Mashed Potatoes: 

I don't like using rice milk in my potatoes so I usually pull some potatoes out after they have been boiled for my dairy-intolerant kids and use cow's or goat's milk for the rest of us.

Boil potatoes until tender (at least 1 potato per person). Drain. For dairy-intolerant kids add rice milk and dairy-free butter substitute and mash until creamy. For dairy-eaters add sour cream and milk to taste. You could also use plain yogurt. Serve with gravy and biscuits. Enjoy!

Thursday, June 30, 2011

Gluten-Free All Purpose Flatbread--by Mary Brown

I recently sent in a children's book manuscript modeled after my son Barrett with his experiences living gluten-free around other children. My book (currently titled That Will Make You Sick but that will probably change), was accepted by Tate Publishing and given a production date. After having a discussion with my publisher they informed me they had just published a Gluten-Free cook book and sent me a free copy:

I have only tried this flatbread recipe, but it is just perfect for making sandwiches, bread sticks, cinnamon bread, pizza, and much more! I have made a few adaptations, as usual, but the original is very good too.

1 1/2c brown rice flour
3/4 c gluten-free oat flour (or white rice flour)
3/4 c tapioca starch
3 tbsp potato starch
3 tsp sorghum flour
3 tsp cornstarch
3 1/2 Tbsp sugar
3 tsp xanthan gum
1 1/2 tsp salt
3/8 tsp unflavored gelatin
1 1/2 tsp yeast

1 1/2 c water with 3 tsp sugar dissolved
3 egg whites
1 1/2 tsp egg yolk
3/8 cup corn oil
1 1/2 tsp apple cider vinegar

Take the yeast and eggs out of the refrigerator and bring them to room temperature. (You can warm the eggs faster if you place them in a bowl of warm water).

Mix dry ingredients and set aside. Grease pan (I use a jelly roll pan).

Mix yeast and sugar water in your mixing bowl and let sit until it foams.

Separate the eggs from the whites. (Google it if you don't know how, there are lots of ways to do this).

After the yeast is foaming add the required amount of eggs, oil, and vinegar and mix. Slowly add the dry ingredients and mix. (I use the bread arm on my Bosch but I bet a paddle attachment on any mixer would also work well). Beat for 10 minutes.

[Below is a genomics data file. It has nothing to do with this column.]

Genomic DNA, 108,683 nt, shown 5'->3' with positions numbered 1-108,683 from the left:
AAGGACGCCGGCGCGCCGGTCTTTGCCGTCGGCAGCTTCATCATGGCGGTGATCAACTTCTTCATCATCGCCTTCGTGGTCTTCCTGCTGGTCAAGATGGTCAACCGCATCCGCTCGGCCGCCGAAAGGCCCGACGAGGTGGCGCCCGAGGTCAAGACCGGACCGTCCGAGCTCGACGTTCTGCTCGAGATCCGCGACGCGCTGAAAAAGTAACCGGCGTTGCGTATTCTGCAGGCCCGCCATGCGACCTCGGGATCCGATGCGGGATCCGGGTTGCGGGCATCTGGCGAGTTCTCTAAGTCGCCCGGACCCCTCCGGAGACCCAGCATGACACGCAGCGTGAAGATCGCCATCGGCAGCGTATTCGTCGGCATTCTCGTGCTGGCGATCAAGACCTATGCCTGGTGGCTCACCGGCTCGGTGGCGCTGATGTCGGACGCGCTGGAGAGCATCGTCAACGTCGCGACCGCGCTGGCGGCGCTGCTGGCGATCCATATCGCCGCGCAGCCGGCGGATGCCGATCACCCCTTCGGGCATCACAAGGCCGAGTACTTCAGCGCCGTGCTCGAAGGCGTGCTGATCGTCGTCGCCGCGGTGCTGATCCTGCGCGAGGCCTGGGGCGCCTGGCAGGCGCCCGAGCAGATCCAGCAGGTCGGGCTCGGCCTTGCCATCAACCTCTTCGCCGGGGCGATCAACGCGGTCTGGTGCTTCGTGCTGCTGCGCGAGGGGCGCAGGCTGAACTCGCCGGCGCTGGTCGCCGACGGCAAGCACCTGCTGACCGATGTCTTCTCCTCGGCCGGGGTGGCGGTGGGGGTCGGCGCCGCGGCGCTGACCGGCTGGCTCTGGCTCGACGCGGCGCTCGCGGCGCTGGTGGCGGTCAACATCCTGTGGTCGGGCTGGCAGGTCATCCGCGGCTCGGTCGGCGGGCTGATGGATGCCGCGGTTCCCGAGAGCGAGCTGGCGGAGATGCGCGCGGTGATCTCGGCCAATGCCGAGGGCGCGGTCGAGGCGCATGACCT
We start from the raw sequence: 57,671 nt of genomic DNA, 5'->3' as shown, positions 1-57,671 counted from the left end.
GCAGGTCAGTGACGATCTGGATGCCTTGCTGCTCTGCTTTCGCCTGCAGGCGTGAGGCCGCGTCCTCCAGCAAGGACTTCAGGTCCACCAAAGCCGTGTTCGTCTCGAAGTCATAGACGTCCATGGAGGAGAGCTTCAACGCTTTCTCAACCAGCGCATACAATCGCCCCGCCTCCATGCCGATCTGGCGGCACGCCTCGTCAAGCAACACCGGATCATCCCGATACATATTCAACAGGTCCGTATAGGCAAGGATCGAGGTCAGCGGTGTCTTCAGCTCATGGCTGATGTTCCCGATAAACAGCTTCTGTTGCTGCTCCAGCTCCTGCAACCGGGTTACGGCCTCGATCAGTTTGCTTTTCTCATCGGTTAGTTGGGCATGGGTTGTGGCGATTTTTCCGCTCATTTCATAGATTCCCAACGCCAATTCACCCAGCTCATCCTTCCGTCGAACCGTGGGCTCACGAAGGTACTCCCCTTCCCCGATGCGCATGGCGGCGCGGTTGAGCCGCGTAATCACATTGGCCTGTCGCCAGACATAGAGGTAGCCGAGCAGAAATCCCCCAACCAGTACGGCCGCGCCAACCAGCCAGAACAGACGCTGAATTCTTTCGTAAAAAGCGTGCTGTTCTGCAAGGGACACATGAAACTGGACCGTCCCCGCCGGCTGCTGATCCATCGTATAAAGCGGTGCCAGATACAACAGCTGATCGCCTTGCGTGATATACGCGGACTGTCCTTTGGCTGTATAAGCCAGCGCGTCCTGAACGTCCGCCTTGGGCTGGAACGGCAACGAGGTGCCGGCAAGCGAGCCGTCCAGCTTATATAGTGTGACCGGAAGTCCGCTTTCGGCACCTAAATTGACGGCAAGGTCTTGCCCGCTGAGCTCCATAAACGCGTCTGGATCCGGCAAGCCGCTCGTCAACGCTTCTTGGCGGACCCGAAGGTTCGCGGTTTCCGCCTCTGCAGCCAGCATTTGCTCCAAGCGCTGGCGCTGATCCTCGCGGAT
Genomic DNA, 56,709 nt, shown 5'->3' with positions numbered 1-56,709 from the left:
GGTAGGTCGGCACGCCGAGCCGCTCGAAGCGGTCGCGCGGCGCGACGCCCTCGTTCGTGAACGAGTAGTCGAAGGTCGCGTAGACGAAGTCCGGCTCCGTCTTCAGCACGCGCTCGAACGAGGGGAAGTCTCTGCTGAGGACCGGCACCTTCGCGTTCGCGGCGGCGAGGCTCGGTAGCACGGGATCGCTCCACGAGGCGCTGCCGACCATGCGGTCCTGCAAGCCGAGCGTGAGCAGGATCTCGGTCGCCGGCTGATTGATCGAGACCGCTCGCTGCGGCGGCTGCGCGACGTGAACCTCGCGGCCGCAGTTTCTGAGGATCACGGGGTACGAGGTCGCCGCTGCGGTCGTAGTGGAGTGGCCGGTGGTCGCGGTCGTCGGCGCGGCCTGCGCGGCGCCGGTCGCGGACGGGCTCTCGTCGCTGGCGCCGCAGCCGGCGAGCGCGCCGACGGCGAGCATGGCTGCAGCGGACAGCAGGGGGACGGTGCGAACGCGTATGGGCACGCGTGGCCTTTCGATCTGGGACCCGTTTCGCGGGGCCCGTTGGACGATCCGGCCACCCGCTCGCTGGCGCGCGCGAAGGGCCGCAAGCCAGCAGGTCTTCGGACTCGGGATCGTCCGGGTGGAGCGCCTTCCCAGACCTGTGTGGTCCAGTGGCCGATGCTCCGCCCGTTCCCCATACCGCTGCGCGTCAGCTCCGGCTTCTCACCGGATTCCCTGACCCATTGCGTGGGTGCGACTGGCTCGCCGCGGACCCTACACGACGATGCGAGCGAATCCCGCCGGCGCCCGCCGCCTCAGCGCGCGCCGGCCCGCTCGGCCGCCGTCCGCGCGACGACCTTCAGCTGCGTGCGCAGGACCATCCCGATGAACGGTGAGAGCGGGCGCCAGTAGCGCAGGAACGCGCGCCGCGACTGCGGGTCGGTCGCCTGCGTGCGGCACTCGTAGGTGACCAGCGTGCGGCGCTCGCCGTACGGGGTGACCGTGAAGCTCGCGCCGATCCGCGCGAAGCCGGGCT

Spread dough (looks like a really thick batter) in the pan and let rise in a warm place for at least 1 hour. (I have cheated and done it for less--the bread is just flatter and more dense).

Preheat oven to 375 degrees.

When bread is risen bake for 20-24 minutes. (The instructions say to release immediately and cool upside down on cooling racks, but I have never done this).

Cut the pieces to whatever size you want. Use right away or freeze for later use.

Wednesday, June 8, 2011

Best Brownies Ever!

This recipe is adapted from my friend's Blondie recipe, which is also fabulous.

1 cup packed brown sugar*
1 cup white sugar
2/3 cup dairy-free margarine
1/2 cup cocoa
2 eggs
2 teaspoons vanilla
2 cups gf flour blend (I used 1/4 cup tapioca starch, 1/8 c potato starch, 1/2 +1/8 c sweet rice flour, 1 c GF oat flour)
1 teaspoon baking powder
1/4 teaspoon baking soda
optional add-ins: 1-1 1/4 cups of total of dairy-free chocolate chips, walnut pieces, coconut, etc.

*The brown sugar seems to be the key to what makes these so good. It helps cover up the rice flour taste and makes the brownies more moist.

Preheat oven to 350F. Grease a 13x9x2 pan, set aside. Melt sugar, butter, and cocoa. In a separate bowl mix together flour blend, baking powder, and baking soda. Slowly add cocoa mixture, eggs, and vanilla. Stir in any additional add-ins you desire.

Spread batter evenly in prepared pan. Bake for 25-30 minutes or until a toothpick comes out clean. Cool slightly in pan. Cut into bars while warm. Makes 24 bars.

Monday, April 4, 2011

Tom Kha Gai--Chicken, Coconut, Galangal Soup

This is one of my favorite gluten/dairy-free dishes. I make it soy free as well by leaving out the soy sauce. (I'm not sure if fish sauce has soy or not, but the thought of it makes my stomach turn so I don't use that either).

Adapted from From Our House to Yours: Comfort Food to Give and Share

‎1-2 lbs cubed chicken
1 19oz can of coconut milk (about 2 1/2 cups)
2 cups chicken broth
4 fresh lemon grass stalks, sliced into 4 or 5 pieces and bruised
20 quarter-sized slices of galangal
12 kaffir lime leaves
2 cups water
1/2 tsp sea salt
2 green onions, sliced
2 tbsp lime juice
2 tbsp fish sauce (or soy sauce)
1 cup sliced mushrooms
fresh cilantro to taste

Toss all but the green onions, lime juice, and cilantro in a pot and boil it until the chicken is cooked. Stir in onions, lime juice, and cilantro. Remove the lemon grass, galangal, and lime leaves before serving.